Highly efficient plasmonic nanofocusing is numerically predicted in a single step-like microslit, which is placed on a high-index dielectric layer. Because of the high throughput of the impinging light on the wide microslit, highly efficient nanofocusing is achieved in the proposed structure based on the multimode interferences in the microslits, the constructive interference between the transmitted light and the scattered surface plasmon polaritons, and the Fabry-Perot resonator effect in the high-index dielectric layer. Compared with previous nanofocusing structures containing plenty of substructures arranged laterally, the proposed structure has a much smaller lateral dimension because of the vertical arrangement of the microslits. This is of importance for realizing densely integrated plasmonic circuits. (C) 2013 Optical Society of America
The manipulation of light propagation is a basic subject in optics and has many important applications. With the development of nano-optics, this area has been downscaled to wavelength or even subwavelength scales. One of the most efficient ways to control light propagation is to exploit interference effects. Here, by manipulating the interference between two nanogrooves on a metal surface, we realize a submicron broadband surface-plasmon-polariton (SPP) unidirectional coupler. More importantly, we find an anomalous bandwidth shrinking behavior in the proposed SPP unidirectional coupler as the groove separation is down to a subwavelength scale of one-quarter of the SPP wavelength. This abnormal behavior is well explained by considering the contribution of the near-field quasi-cylindrical waves in addition to the interference of propagating SPPs and the dispersion effects of individual grooves. Such near-field effects provide new opportunities for the design of ultracompact optical devices.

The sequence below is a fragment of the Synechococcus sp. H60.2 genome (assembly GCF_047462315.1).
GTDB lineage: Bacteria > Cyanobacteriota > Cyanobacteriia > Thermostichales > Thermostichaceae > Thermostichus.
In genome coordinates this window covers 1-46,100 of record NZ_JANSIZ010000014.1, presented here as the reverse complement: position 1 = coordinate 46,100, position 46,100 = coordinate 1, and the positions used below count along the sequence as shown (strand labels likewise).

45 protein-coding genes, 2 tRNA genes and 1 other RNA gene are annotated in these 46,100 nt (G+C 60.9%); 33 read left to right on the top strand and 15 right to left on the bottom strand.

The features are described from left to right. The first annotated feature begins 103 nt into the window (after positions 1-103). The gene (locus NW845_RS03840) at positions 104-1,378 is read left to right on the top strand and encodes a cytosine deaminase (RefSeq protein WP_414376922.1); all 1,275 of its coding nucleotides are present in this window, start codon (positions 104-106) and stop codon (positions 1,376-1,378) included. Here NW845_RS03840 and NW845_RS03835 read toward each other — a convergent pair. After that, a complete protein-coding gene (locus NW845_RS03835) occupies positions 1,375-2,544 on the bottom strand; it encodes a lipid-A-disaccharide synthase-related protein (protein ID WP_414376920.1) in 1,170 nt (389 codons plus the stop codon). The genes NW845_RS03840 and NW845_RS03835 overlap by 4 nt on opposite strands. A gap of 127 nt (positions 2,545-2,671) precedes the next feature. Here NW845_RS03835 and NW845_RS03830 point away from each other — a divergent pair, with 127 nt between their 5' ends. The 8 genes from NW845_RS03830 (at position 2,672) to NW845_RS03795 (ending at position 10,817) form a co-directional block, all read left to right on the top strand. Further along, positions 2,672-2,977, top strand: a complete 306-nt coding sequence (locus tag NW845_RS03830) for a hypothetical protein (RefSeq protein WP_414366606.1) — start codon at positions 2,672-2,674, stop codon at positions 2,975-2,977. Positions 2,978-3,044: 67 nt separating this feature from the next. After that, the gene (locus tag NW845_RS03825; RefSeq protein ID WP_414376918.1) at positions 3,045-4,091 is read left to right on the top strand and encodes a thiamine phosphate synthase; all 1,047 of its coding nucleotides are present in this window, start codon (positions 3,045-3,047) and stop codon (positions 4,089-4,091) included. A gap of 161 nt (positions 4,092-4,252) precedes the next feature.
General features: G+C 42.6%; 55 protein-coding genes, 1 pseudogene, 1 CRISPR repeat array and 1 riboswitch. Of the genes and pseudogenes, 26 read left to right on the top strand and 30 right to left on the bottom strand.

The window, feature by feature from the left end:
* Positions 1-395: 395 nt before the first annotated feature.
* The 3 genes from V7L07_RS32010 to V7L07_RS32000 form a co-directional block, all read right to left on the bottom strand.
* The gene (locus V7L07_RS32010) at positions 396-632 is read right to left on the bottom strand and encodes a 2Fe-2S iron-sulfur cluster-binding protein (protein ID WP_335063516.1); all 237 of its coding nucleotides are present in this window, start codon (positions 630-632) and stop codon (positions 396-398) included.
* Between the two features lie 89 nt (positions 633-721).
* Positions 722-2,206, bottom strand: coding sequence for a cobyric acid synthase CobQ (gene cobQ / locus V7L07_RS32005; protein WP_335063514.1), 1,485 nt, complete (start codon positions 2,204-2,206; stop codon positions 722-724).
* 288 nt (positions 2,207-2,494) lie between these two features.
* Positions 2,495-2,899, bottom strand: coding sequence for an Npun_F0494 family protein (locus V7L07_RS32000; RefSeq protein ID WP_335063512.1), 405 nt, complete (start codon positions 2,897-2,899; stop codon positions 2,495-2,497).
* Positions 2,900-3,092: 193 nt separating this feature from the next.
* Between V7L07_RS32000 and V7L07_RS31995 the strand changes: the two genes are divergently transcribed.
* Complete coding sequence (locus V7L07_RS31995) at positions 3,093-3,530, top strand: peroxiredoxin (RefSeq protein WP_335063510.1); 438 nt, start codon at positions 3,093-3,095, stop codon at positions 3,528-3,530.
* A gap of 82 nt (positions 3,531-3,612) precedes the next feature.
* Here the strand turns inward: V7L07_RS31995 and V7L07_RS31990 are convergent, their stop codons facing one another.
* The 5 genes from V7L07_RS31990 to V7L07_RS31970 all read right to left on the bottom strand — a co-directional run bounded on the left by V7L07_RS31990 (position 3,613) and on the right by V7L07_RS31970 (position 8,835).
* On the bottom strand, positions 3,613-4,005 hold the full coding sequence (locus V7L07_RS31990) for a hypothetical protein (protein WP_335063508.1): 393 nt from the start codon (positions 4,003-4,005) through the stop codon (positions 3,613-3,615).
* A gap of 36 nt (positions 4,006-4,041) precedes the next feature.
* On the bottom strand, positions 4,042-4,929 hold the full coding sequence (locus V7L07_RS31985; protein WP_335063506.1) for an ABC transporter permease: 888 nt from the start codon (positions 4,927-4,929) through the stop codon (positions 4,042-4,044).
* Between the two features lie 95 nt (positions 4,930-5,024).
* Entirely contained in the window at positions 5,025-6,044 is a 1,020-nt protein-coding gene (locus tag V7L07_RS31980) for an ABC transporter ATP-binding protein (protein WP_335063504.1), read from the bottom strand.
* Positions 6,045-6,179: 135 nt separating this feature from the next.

Ultra-small all-optical switches are of importance in highly integrated optical communication and computing networks. However, the weak nonlinear light-matter interactions in natural materials present an enormous challenge to realize efficiently switching for the ultra-short interaction lengths. Here, we experimentally demonstrate a submicron bidirectional all-optical plasmonic switch with an asymmetric T-shape single slit. Sharp asymmetric spectra as well as significant field enhancements (about 18 times that in the conventional slit case) occur in the symmetry-breaking structure. Consequently, both of the surface plasmon polaritons propagating in the opposite directions on the metal surface are all-optically controlled inversely at the same time with the on/off switching ratios of >6 dB for the device lateral dimension of <1 mu m. Moreover, in such a submicron structure, the coupling of free-space light and the on-chip bidirectional switching are integrated together. This submicron bidirectional all-optical switch may find important applications in the highly integrated plasmonic circuits.
By integrating a vertical cavity into an asymmetric nanoslit, we demonstrate numerically and experimentally that such a composite cavity structure is capable of generating and splitting surface plasmon polaritons (SPPs) of two different wavelengths to opposite directions. The reason is that the horizontal cavity in the upper part of the asymmetric nanoslit and the added vertical cavity can manipulate SPPs nearly independently. High splitting ratios of 1:24 and 23:1 at splitting wavelengths of 767 nm and 847 nm are numerically presented with a device lateral dimension of only 790 nm. Moreover, the splitting wavelengths can easily be tuned. (C) 2013 American Institute of Physics. [http://dx.doi.org/10.1063/1.4794803]